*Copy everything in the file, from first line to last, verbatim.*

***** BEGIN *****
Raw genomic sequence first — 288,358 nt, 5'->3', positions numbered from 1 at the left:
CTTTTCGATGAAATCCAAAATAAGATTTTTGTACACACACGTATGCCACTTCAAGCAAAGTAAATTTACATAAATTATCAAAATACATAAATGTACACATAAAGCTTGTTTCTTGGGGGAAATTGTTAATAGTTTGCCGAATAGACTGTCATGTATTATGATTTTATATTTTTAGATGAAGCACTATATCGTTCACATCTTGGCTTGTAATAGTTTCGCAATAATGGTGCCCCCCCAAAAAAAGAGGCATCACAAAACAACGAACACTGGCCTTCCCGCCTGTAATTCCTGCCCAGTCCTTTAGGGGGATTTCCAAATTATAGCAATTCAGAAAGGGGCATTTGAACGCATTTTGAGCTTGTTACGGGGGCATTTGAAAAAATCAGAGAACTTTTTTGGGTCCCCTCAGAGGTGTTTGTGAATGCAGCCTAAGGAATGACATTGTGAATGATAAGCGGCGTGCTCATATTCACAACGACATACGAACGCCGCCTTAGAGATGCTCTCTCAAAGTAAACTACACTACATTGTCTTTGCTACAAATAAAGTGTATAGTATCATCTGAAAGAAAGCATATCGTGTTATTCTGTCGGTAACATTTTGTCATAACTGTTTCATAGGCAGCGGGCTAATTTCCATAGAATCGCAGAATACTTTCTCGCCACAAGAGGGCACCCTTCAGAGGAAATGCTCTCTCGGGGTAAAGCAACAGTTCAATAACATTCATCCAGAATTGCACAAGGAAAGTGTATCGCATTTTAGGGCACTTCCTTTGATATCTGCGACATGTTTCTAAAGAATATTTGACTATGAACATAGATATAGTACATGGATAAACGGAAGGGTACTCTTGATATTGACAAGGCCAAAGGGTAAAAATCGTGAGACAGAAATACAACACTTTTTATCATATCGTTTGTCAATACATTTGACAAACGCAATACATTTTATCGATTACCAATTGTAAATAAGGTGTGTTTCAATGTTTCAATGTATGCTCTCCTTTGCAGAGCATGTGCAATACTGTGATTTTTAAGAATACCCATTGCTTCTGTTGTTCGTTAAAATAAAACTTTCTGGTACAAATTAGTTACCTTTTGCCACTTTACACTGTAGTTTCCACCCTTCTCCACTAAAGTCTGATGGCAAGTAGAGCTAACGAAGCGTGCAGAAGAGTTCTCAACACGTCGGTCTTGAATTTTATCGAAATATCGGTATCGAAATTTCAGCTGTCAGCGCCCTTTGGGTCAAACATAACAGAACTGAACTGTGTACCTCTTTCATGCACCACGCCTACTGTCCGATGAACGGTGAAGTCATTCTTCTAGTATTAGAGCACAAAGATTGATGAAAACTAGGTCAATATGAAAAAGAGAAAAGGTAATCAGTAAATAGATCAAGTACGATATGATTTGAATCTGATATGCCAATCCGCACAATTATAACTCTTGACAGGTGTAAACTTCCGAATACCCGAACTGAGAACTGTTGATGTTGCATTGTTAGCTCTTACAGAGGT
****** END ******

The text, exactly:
Raw genomic sequence first — 288,358 nt, 5'->3', positions numbered from 1 at the left:
CTTTTCGATGAAATCCAAAATAAGATTTTTGTACACACACGTATGCCACTTCAAGCAAAGTAAATTTACATAAATTATCAAAATACATAAATGTACACATAAAGCTTGTTTCTTGGGGGAAATTGTTAATAGTTTGCCGAATAGACTGTCATGTATTATGATTTTATATTTTTAGATGAAGCACTATATCGTTCACATCTTGGCTTGTAATAGTTTCGCAATAATGGTGCCCCCCCAAAAAAAGAGGCATCACAAAACAACGAACACTGGCCTTCCCGCCTGTAATTCCTGCCCAGTCCTTTAGGGGGATTTCCAAATTATAGCAATTCAGAAAGGGGCATTTGAACGCATTTTGAGCTTGTTACGGGGGCATTTGAAAAAATCAGAGAACTTTTTTGGGTCCCCTCAGAGGTGTTTGTGAATGCAGCCTAAGGAATGACATTGTGAATGATAAGCGGCGTGCTCATATTCACAACGACATACGAACGCCGCCTTAGAGATGCTCTCTCAAAGTAAACTACACTACATTGTCTTTGCTACAAATAAAGTGTATAGTATCATCTGAAAGAAAGCATATCGTGTTATTCTGTCGGTAACATTTTGTCATAACTGTTTCATAGGCAGCGGGCTAATTTCCATAGAATCGCAGAATACTTTCTCGCCACAAGAGGGCACCCTTCAGAGGAAATGCTCTCTCGGGGTAAAGCAACAGTTCAATAACATTCATCCAGAATTGCACAAGGAAAGTGTATCGCATTTTAGGGCACTTCCTTTGATATCTGCGACATGTTTCTAAAGAATATTTGACTATGAACATAGATATAGTACATGGATAAACGGAAGGGTACTCTTGATATTGACAAGGCCAAAGGGTAAAAATCGTGAGACAGAAATACAACACTTTTTATCATATCGTTTGTCAATACATTTGACAAACGCAATACATTTTATCGATTACCAATTGTAAATAAGGTGTGTTTCAATGTTTCAATGTATGCTCTCCTTTGCAGAGCATGTGCAATACTGTGATTTTTAAGAATACCCATTGCTTCTGTTGTTCGTTAAAATAAAACTTTCTGGTACAAATTAGTTACCTTTTGCCACTTTACACTGTAGTTTCCACCCTTCTCCACTAAAGTCTGATGGCAAGTAGAGCTAACGAAGCGTGCAGAAGAGTTCTCAACACGTCGGTCTTGAATTTTATCGAAATATCGGTATCGAAATTTCAGCTGTCAGCGCCCTTTGGGTCAAACATAACAGAACTGAACTGTGTACCTCTTTCATGCACCACGCCTACTGTCCGATGAACGGTGAAGTCATTCTTCTAGTATTAGAGCACAAAGATTGATGAAAACTAGGTCAATATGAAAAAGAGAAAAGGTAATCAGTAAATAGATCAAGTACGATATGATTTGAATCTGATATGCCAATCCGCACAATTATAACTCTTGACAGGTGTAAACTTCCGAATACCCGAACTGAGAACTGTTGATGTTGCATTGTTAGCTCTTACAGAGGT